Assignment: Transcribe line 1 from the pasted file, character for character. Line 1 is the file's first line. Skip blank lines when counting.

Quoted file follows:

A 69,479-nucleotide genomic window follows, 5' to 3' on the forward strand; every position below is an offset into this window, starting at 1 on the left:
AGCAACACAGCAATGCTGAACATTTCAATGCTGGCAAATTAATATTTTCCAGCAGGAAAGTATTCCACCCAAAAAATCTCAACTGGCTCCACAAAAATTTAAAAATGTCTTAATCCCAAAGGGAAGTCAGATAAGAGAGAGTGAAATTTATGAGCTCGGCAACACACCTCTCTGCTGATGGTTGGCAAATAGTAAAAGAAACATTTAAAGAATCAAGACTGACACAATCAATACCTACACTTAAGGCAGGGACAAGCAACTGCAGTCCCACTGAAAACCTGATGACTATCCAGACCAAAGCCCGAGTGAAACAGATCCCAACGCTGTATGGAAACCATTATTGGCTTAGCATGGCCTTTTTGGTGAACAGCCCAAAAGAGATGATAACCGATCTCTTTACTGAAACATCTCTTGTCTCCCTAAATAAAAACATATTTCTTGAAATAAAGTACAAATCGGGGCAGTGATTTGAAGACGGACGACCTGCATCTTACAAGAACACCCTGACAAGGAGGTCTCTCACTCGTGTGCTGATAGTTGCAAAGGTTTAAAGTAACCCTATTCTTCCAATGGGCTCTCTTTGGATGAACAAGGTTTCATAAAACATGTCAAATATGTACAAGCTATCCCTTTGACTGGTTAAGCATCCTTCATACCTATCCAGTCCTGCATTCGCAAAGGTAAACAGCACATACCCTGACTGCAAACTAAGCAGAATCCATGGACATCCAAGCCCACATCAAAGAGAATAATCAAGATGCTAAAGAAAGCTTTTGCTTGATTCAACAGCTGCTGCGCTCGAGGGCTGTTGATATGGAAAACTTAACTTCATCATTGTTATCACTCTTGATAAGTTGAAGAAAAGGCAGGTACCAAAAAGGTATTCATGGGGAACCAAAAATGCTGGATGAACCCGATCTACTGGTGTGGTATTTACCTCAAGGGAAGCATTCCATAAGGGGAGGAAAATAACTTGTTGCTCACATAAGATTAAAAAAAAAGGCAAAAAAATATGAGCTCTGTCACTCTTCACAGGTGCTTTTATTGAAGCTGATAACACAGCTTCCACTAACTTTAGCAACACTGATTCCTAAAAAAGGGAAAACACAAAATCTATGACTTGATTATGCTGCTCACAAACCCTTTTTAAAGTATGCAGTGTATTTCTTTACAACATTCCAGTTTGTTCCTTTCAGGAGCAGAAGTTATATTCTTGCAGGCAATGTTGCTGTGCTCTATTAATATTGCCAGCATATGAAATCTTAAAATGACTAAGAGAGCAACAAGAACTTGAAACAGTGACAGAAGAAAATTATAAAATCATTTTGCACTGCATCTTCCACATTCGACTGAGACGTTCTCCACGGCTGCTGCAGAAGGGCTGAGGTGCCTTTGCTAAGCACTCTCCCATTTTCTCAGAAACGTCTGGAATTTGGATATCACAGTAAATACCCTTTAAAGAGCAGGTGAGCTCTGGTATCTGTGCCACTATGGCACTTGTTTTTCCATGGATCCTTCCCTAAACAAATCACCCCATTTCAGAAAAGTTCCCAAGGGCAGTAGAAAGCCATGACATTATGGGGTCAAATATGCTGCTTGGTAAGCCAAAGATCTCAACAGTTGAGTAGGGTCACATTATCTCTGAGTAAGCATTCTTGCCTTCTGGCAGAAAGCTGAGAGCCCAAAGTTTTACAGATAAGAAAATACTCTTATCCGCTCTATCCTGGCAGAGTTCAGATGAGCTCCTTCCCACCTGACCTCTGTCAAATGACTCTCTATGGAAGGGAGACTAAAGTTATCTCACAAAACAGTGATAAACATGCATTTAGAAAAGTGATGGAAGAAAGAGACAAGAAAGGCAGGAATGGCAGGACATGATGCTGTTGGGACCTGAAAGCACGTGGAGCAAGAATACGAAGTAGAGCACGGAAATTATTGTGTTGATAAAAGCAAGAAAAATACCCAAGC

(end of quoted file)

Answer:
A 69,479-nucleotide genomic window follows, 5' to 3' on the forward strand; every position below is an offset into this window, starting at 1 on the left: